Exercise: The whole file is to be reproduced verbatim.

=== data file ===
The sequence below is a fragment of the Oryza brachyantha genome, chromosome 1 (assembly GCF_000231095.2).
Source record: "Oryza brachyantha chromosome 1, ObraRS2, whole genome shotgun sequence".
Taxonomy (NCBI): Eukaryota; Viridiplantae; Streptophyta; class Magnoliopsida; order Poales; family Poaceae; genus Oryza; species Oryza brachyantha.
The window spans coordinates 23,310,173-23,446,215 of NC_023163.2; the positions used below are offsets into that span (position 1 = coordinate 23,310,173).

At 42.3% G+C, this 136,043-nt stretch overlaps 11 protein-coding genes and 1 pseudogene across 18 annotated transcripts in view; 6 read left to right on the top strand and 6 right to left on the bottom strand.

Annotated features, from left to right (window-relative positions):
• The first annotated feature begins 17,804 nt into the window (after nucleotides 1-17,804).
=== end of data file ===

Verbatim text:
The sequence below is a fragment of the Oryza brachyantha genome, chromosome 1 (assembly GCF_000231095.2).
Source record: "Oryza brachyantha chromosome 1, ObraRS2, whole genome shotgun sequence".
Taxonomy (NCBI): Eukaryota; Viridiplantae; Streptophyta; class Magnoliopsida; order Poales; family Poaceae; genus Oryza; species Oryza brachyantha.
The window spans coordinates 23,310,173-23,446,215 of NC_023163.2; the positions used below are offsets into that span (position 1 = coordinate 23,310,173).

At 42.3% G+C, this 136,043-nt stretch overlaps 11 protein-coding genes and 1 pseudogene across 18 annotated transcripts in view; 6 read left to right on the top strand and 6 right to left on the bottom strand.

Annotated features, from left to right (window-relative positions):
• The first annotated feature begins 17,804 nt into the window (after nucleotides 1-17,804).